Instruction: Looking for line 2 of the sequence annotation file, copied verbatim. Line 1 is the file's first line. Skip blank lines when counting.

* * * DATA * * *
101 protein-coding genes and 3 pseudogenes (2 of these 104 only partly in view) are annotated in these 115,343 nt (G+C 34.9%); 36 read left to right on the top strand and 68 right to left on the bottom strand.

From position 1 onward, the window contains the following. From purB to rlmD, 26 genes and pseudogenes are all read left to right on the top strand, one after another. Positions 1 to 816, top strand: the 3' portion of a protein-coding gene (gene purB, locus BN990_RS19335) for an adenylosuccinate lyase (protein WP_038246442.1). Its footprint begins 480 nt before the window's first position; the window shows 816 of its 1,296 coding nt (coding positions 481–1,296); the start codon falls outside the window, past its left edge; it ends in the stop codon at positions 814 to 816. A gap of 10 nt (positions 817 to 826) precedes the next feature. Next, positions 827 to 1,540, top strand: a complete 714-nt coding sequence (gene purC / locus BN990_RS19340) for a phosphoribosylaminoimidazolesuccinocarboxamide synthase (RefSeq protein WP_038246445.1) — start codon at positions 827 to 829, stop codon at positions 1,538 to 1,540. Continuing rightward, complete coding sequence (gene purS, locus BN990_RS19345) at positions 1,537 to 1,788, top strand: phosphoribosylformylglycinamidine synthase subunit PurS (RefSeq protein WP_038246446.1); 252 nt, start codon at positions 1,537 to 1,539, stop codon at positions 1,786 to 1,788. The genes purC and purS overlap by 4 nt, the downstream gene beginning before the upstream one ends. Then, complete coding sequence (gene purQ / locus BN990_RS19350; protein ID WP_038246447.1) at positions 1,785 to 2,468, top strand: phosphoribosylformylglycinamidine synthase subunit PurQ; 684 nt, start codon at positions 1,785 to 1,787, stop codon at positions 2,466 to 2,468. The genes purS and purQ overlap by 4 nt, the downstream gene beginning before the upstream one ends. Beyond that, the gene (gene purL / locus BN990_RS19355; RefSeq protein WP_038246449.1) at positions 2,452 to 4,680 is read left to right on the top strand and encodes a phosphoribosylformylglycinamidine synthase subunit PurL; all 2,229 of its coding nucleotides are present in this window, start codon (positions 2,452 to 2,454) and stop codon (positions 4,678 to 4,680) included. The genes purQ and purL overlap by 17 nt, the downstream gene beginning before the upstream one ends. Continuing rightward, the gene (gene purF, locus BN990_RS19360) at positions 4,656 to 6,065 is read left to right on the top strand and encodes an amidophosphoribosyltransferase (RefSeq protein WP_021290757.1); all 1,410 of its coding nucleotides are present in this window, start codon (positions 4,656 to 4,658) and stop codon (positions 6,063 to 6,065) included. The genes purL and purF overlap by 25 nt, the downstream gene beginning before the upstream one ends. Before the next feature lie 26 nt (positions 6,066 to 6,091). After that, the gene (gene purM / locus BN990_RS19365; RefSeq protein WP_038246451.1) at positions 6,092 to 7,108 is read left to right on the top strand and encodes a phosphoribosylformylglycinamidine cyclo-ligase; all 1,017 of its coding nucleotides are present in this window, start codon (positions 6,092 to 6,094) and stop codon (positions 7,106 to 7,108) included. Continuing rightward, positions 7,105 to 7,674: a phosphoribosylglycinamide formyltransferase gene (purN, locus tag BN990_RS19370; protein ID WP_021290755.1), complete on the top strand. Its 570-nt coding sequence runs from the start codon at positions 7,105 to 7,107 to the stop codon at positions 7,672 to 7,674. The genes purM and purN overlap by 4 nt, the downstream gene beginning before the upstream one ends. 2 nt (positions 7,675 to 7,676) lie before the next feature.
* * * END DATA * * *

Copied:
From position 1 onward, the window contains the following. From purB to rlmD, 26 genes and pseudogenes are all read left to right on the top strand, one after another. Positions 1 to 816, top strand: the 3' portion of a protein-coding gene (gene purB, locus BN990_RS19335) for an adenylosuccinate lyase (protein WP_038246442.1). Its footprint begins 480 nt before the window's first position; the window shows 816 of its 1,296 coding nt (coding positions 481–1,296); the start codon falls outside the window, past its left edge; it ends in the stop codon at positions 814 to 816. A gap of 10 nt (positions 817 to 826) precedes the next feature. Next, positions 827 to 1,540, top strand: a complete 714-nt coding sequence (gene purC / locus BN990_RS19340) for a phosphoribosylaminoimidazolesuccinocarboxamide synthase (RefSeq protein WP_038246445.1) — start codon at positions 827 to 829, stop codon at positions 1,538 to 1,540. Continuing rightward, complete coding sequence (gene purS, locus BN990_RS19345) at positions 1,537 to 1,788, top strand: phosphoribosylformylglycinamidine synthase subunit PurS (RefSeq protein WP_038246446.1); 252 nt, start codon at positions 1,537 to 1,539, stop codon at positions 1,786 to 1,788. The genes purC and purS overlap by 4 nt, the downstream gene beginning before the upstream one ends. Then, complete coding sequence (gene purQ / locus BN990_RS19350; protein ID WP_038246447.1) at positions 1,785 to 2,468, top strand: phosphoribosylformylglycinamidine synthase subunit PurQ; 684 nt, start codon at positions 1,785 to 1,787, stop codon at positions 2,466 to 2,468. The genes purS and purQ overlap by 4 nt, the downstream gene beginning before the upstream one ends. Beyond that, the gene (gene purL / locus BN990_RS19355; RefSeq protein WP_038246449.1) at positions 2,452 to 4,680 is read left to right on the top strand and encodes a phosphoribosylformylglycinamidine synthase subunit PurL; all 2,229 of its coding nucleotides are present in this window, start codon (positions 2,452 to 2,454) and stop codon (positions 4,678 to 4,680) included. The genes purQ and purL overlap by 17 nt, the downstream gene beginning before the upstream one ends. Continuing rightward, the gene (gene purF, locus BN990_RS19360) at positions 4,656 to 6,065 is read left to right on the top strand and encodes an amidophosphoribosyltransferase (RefSeq protein WP_021290757.1); all 1,410 of its coding nucleotides are present in this window, start codon (positions 4,656 to 4,658) and stop codon (positions 6,063 to 6,065) included. The genes purL and purF overlap by 25 nt, the downstream gene beginning before the upstream one ends. Before the next feature lie 26 nt (positions 6,066 to 6,091). After that, the gene (gene purM / locus BN990_RS19365; RefSeq protein WP_038246451.1) at positions 6,092 to 7,108 is read left to right on the top strand and encodes a phosphoribosylformylglycinamidine cyclo-ligase; all 1,017 of its coding nucleotides are present in this window, start codon (positions 6,092 to 6,094) and stop codon (positions 7,106 to 7,108) included. Continuing rightward, positions 7,105 to 7,674: a phosphoribosylglycinamide formyltransferase gene (purN, locus tag BN990_RS19370; protein ID WP_021290755.1), complete on the top strand. Its 570-nt coding sequence runs from the start codon at positions 7,105 to 7,107 to the stop codon at positions 7,672 to 7,674. The genes purM and purN overlap by 4 nt, the downstream gene beginning before the upstream one ends. 2 nt (positions 7,675 to 7,676) lie before the next feature.